04/14/2008 04:04 pm ET Updated May 25, 2011

Dust-Up! Me vs. Michael Shermer in LA Times

All week long, I'll be digitally debating Michael Shermer, Scientific American columnist and editor of Skeptic magazine, over on the Los Angeles Times' "Dust-Up" feature. We'll be duking it out over academic freedom and other hot-button issues on campus.

Today's topic? Allegations of political bias in the college classroom.

Shermer leaps right in, writing:

Students should complain about professorial indoctrination, because it is real and it is loaded heavily on the left, most notably in the social sciences and the humanities.

A 2005 study by George Mason University economist Daniel Klein found that Democrats outnumbered Republicans among the faculty by a staggering ratio of nearly 10 to 1 at UC Berkeley and 7.6 to 1 at Stanford. Measuring political attitudes through voter registration among faculty in 20 different departments, in the humanities and social sciences the ratio was 16 to 1 at both campuses (30 to 1 among assistant and associate professors), and in some departments, such as anthropology and journalism, there wasn't a single Republican to be found.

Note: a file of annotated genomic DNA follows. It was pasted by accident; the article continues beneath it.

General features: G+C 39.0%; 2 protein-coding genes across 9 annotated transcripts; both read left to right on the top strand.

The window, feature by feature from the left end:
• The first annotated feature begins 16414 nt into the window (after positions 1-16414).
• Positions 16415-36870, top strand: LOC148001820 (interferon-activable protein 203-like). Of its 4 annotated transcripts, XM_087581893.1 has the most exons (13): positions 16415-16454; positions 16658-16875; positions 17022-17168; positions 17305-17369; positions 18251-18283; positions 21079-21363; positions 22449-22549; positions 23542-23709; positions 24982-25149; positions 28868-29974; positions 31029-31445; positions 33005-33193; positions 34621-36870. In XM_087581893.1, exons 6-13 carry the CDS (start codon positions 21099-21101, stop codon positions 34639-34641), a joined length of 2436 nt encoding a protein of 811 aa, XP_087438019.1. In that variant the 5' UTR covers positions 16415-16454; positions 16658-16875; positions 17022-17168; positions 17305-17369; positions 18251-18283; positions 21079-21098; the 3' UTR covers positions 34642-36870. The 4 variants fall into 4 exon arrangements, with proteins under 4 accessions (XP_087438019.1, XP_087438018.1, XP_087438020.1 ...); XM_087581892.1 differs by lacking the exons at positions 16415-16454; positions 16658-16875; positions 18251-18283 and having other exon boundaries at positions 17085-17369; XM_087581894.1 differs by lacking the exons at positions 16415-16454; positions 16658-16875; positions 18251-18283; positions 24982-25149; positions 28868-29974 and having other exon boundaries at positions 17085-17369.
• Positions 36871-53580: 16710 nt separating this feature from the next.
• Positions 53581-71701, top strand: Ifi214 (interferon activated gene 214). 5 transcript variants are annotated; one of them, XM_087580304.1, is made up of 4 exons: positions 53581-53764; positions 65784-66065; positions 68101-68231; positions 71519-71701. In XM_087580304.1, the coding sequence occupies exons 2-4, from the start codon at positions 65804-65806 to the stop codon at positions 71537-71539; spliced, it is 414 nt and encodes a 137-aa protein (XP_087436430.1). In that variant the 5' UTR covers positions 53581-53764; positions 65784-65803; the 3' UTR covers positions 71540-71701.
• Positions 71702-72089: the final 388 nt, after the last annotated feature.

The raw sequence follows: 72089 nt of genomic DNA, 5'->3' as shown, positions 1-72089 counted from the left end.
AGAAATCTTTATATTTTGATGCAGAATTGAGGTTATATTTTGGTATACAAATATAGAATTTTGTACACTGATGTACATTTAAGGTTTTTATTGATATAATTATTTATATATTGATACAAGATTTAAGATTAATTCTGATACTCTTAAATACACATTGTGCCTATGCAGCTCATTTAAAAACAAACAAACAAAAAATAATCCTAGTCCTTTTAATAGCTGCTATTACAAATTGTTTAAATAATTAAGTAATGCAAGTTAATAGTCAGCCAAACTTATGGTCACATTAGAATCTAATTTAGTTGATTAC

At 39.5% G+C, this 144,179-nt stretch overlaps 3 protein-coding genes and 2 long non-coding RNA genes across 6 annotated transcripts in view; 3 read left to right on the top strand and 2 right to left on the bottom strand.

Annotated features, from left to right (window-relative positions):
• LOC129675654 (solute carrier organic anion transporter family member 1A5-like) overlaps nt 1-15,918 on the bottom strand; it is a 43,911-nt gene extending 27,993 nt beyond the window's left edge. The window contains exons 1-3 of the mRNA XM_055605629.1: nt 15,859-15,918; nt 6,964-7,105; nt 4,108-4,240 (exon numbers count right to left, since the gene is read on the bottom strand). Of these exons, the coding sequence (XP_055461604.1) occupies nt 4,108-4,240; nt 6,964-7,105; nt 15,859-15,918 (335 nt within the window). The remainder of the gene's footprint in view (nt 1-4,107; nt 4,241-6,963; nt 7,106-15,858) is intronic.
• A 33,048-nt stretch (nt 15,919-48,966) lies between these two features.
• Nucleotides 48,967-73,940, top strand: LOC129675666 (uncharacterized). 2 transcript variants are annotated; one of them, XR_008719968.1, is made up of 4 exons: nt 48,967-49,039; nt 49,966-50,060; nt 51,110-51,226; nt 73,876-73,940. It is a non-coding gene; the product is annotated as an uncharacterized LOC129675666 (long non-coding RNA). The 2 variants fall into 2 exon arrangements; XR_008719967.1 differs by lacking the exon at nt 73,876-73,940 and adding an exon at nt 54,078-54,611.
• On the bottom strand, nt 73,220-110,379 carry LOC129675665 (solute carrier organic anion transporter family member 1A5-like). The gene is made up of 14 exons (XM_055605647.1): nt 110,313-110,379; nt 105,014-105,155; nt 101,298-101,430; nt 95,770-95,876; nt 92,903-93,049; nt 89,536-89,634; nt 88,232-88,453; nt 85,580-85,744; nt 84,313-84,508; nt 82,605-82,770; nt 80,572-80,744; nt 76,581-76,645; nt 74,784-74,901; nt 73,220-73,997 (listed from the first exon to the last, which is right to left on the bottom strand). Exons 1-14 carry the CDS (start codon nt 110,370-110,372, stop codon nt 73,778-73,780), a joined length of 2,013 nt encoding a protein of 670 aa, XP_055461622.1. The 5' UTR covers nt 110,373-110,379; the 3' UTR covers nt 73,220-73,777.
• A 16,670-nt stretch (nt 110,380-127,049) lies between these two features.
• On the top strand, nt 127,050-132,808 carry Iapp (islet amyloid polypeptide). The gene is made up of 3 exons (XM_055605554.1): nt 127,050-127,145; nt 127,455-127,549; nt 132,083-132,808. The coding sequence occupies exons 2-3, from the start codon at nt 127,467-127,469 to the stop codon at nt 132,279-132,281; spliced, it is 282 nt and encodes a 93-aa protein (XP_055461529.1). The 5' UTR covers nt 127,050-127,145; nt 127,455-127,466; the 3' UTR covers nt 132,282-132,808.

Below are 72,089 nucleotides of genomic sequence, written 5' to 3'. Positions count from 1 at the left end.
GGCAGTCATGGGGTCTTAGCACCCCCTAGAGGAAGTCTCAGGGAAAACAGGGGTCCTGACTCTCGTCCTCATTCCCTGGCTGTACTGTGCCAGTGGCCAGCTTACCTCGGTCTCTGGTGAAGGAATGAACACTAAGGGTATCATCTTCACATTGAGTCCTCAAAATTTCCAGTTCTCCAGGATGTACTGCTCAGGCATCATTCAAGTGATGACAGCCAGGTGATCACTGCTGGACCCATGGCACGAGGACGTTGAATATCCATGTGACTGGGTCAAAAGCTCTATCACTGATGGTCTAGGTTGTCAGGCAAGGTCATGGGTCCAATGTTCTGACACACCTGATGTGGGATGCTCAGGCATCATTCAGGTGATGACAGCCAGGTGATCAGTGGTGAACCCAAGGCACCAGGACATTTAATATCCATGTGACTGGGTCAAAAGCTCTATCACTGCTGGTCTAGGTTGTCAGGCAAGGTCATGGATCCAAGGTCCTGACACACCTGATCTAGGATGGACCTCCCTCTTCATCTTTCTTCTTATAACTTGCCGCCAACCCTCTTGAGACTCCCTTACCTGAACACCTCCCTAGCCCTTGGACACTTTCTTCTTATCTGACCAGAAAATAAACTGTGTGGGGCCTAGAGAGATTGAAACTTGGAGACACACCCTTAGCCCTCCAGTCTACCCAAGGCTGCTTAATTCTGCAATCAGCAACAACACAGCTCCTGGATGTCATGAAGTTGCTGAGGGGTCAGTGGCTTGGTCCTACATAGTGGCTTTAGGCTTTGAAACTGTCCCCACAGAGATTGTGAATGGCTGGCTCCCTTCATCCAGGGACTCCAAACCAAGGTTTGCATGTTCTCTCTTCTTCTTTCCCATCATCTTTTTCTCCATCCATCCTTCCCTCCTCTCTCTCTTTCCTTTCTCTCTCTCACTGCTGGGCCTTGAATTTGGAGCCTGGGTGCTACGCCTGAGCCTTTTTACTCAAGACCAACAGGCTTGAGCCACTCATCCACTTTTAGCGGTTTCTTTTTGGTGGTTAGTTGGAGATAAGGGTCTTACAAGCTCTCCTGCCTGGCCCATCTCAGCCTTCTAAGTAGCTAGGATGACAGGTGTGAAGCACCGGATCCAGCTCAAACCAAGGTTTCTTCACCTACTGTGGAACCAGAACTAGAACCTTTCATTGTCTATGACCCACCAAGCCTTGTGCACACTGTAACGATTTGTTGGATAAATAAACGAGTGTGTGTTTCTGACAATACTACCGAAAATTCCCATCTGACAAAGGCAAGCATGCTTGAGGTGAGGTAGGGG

I respond by arguing that Shermer is conflating evidence of bias with indoctrination:

But is having an opinionated professor really the same as indoctrination? I have seen claims -- often from conservative students -- that students have a right not to be "harassed" by the left-leaning opinions of their professors. This drives me nuts, because if there is one thing conservatives should not be doing, it is legitimizing the idea that merely being exposed to different points of view is the same thing as harassment. Harassment rationales are used to shut down people with dissenting opinions (often the socially conservative, the un-PC, or the merely unlucky) far too often.

You can read the whole thing here.

Later on this week, Michael and I will be taking on Ben Stein's Expelled, the problems with tenure, and whether or not universities have a "customer service" obligation to protect students from speech that makes them uncomfortable. Should be lively. Wish me luck--and stay tuned!